Thursday Apr 23, 2015
Doctors Need the Straight Dope on Medical Marijuana
Nearly half the states,(www.ncsl.org) and the District of Columbia have adopted comprehensive medical marijuana programs, and more than a dozen more have approved use for a limited number of medical conditions. Two states -- Colorado and Washington -- have taken things even further, legalizing marijuana for recreational use.
Of course, none of this changes how marijuana is viewed by federal authorities. The Department of Justice has issued guidance to federal prosecutors(www.justice.gov), reiterating the agency's commitment to the Controlled Substance Act. The FDA(www.fda.gov) has not approved marijuana as a safe and effective drug for any indication.
Legislators are again impacting the care of patients and the health care delivery system. So where does that leave us as physicians? WebMD polled physicians(www.webmd.com) last year and nearly 70 percent of respondents agreed that medical marijuana can help patients with certain conditions. But physicians were less enthusiastic about making the drug available. Half of the doctors polled in states where medical marijuana is legal supported its legality. In those states still debating medical marijuana laws, 52 percent of doctors supported it.
Hence, although an overwhelming majority of U.S. physicians understand the potential benefits of medical marijuana, roughly half oppose it.
In my home state of Illinois, legislators have legalized medical marijuana. Many patients are asking for it; many have valid reasons, such as cancer or chronic pain. For those who do not, the discussion explaining the reason for denial is lengthy. Illinois, like many states, used model legislation to create its medical marijuana program, and physicians are not required to write prescriptions. Rather, we certify which patients meet conditions that allow them to legally buy the drug at a dispensary.
Sadly, conversations with my patients have highlighted some obvious problems with medical marijuana. I have had patients suffering from chronic pain ask for medical marijuana because they fear becoming addicted to prescription narcotics. They, like many others, don't understand that marijuana can also be addictive. According to the 2013 National Survey on Drug Use and Health(www.samhsa.gov), marijuana use accounted for more than 4 million of the 7 million Americans who are dependent on or abusing illicit drugs.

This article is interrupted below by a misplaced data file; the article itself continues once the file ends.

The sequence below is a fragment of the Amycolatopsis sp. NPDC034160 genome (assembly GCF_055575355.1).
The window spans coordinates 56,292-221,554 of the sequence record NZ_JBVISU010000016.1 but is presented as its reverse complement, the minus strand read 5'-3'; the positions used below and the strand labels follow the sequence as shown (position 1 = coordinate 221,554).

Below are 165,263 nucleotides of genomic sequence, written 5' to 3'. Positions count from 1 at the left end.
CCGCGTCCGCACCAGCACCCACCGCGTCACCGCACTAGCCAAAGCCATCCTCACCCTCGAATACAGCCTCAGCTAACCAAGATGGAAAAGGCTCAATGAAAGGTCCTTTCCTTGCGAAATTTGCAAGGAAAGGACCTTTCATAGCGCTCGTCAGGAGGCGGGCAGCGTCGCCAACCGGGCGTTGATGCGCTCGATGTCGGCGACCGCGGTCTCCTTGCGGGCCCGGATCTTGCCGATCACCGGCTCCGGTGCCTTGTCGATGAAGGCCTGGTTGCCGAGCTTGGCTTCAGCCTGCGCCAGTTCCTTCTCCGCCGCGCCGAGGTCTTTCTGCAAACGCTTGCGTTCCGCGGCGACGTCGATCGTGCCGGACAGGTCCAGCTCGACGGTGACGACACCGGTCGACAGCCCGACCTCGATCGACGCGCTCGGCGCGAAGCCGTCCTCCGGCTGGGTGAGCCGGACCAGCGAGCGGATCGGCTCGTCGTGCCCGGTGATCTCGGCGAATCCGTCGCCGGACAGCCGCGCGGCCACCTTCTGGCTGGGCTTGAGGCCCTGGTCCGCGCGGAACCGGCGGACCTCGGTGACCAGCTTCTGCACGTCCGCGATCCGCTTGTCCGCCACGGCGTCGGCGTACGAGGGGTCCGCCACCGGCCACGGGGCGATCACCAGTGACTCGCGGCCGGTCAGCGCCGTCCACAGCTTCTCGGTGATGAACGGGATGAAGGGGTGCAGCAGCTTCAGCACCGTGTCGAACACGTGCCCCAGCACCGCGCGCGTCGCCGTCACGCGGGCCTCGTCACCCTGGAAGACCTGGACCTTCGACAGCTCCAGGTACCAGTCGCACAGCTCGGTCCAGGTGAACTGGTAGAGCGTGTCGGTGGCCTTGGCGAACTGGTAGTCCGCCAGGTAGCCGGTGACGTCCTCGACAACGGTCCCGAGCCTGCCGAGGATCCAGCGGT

In short, many patients don't know the harmful effects of marijuana. So although there are limited health benefits to medical marijuana(www.aan.com), we must also ensure that patients understand the risks(www.nejm.org).
At last year's Congress of Delegates, the AAFP adopted policy stating that decisions about medical marijuana should be based on evidence-based research and called for further studies into the use of medical marijuana and related compounds. But with new studies being published regularly, it can be hard to keep up on what the latest evidence tells us.
The AAFP can help. The March edition of FP Audio has a clinical topic that will help physicians evaluate current evidence on the use of medical marijuana for the treatment of multiple sclerosis and severe childhood epilepsy. Another edition exploring the topic further is scheduled for July.
The Academy will offer two sessions related to medical marijuana Sept. 29-Oct. 3 at FMX in Denver. An interactive lecture will cover what family physicians need to know about medical marijuana. And during an "Out and About" -- an offsite CME session -- a family physician and a patient will discuss legalized marijuana from the physician and patient perspectives. That session will be followed by a tour of CannLabs(www.cannlabs.com), an advisor to commercial, governmental and educational entities focused on the cannabis industry.
State chapters also can play a role. The Illinois AFP is offering its second webinar(attendee.gototraining.com) on medical marijuana and its implications for physicians on April 27. Registration is limited to the first 100 participants, but an archived version will be available. (The event is not limited to Illinois AFP members.)
The bottom line is that medical marijuana is becoming available in a growing number of states. There is a tremendous economic advantage to a state’s economy. Consumer advocacy groups have formed to urge the federal government and the FDA to ease federal restrictions and fund marijuana research. When patients come to us for help, we should know the law governing our actions and what liabilities may exist. And, we should have an informed conversation with our patients about the potential risks and benefits of a drug for which long-term safety for adults and children is not yet truly known. The laws are changing rapidly. Family physicians should become knowledgeable of the laws in our own states regarding the use of medical marijuana. Consult your state medical boards and/or departments of professional regulation for guidance where necessary. The train has left the station.
Javette Orgain, M.D., M.P.H., is vice speaker of the AAFP Congress of Delegates.
Posted at 08:35PM Apr 23, 2015 by Javette Orgain, M.D.